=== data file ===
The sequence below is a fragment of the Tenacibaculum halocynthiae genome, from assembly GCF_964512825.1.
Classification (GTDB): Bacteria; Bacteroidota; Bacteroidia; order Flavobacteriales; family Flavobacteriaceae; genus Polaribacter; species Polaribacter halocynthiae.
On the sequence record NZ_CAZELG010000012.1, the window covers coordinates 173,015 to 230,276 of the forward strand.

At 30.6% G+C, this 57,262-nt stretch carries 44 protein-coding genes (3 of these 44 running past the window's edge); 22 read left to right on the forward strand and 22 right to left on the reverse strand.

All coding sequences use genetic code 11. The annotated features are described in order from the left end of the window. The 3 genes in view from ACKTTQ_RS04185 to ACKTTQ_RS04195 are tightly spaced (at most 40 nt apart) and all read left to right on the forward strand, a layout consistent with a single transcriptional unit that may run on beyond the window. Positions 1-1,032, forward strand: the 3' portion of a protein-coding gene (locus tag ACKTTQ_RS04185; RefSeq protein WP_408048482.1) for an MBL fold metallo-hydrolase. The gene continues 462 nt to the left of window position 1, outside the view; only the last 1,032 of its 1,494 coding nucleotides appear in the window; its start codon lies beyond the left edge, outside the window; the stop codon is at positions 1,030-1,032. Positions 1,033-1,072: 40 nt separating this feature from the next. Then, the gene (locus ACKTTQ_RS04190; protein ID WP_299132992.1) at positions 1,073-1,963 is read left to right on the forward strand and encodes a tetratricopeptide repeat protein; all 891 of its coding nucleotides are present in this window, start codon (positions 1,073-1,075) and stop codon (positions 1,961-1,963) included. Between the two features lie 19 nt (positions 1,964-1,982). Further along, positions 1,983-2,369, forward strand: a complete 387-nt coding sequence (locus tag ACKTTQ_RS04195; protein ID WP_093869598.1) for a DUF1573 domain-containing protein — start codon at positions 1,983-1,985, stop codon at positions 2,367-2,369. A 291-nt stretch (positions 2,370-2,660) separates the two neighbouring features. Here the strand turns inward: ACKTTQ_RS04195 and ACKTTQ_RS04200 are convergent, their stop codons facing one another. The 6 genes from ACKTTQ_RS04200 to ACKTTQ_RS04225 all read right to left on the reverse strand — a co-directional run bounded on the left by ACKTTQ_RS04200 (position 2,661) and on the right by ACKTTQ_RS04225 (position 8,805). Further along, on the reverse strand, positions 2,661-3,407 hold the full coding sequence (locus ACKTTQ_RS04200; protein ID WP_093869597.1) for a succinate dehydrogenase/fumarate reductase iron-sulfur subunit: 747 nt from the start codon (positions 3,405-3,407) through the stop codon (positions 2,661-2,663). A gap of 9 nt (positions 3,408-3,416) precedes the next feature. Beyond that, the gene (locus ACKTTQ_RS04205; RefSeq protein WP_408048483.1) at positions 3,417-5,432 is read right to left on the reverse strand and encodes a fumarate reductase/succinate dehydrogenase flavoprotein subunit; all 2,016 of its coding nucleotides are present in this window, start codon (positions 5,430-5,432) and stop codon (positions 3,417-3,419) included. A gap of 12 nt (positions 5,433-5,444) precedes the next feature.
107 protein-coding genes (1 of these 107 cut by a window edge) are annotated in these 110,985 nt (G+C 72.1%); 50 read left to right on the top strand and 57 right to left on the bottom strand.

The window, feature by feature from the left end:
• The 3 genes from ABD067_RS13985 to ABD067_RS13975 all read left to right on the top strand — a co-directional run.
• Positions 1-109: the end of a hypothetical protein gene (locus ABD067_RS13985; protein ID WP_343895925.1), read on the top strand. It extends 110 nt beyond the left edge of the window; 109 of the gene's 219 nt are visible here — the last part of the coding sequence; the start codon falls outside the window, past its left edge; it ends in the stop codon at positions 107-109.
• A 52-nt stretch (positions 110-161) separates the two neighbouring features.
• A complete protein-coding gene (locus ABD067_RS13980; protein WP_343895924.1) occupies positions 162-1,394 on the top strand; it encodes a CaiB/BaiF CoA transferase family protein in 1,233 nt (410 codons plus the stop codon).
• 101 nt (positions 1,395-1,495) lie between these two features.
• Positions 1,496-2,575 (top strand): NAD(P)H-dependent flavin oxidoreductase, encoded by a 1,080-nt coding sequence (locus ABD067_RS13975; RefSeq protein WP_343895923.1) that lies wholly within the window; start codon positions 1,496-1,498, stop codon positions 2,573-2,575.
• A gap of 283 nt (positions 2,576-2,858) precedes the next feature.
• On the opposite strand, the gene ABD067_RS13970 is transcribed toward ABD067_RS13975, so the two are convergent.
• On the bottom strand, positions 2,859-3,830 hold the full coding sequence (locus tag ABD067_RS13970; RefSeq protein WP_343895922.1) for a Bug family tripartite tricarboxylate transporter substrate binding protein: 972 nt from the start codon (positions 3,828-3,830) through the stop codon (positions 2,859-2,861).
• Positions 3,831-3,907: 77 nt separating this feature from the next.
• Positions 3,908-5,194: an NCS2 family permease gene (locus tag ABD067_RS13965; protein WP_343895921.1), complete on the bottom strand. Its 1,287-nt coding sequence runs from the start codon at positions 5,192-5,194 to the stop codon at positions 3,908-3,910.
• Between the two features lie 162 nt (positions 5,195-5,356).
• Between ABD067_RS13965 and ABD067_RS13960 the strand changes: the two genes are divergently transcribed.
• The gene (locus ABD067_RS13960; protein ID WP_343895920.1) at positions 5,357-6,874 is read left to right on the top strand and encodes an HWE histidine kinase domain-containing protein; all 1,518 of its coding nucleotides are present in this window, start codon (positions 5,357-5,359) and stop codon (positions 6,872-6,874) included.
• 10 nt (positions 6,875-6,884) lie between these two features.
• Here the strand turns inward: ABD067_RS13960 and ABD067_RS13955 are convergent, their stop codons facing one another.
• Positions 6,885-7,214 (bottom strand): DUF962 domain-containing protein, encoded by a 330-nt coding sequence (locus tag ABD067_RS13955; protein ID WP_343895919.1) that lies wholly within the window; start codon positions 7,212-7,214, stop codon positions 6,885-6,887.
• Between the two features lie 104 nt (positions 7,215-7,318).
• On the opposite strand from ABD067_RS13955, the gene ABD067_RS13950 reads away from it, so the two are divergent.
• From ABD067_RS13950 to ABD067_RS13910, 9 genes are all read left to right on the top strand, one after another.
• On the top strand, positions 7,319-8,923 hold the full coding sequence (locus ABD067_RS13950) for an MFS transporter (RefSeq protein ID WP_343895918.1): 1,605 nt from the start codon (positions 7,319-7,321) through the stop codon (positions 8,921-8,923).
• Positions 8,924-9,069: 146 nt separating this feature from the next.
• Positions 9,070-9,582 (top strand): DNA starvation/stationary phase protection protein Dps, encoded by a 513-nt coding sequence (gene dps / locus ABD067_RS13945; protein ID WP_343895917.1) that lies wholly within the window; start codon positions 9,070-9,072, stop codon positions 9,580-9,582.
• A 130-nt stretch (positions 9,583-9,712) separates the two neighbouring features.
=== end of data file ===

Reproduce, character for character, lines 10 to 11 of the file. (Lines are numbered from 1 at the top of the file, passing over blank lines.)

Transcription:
• A 52-nt stretch (positions 110-161) separates the two neighbouring features.
• A complete protein-coding gene (locus ABD067_RS13980; protein WP_343895924.1) occupies positions 162-1,394 on the top strand; it encodes a CaiB/BaiF CoA transferase family protein in 1,233 nt (410 codons plus the stop codon).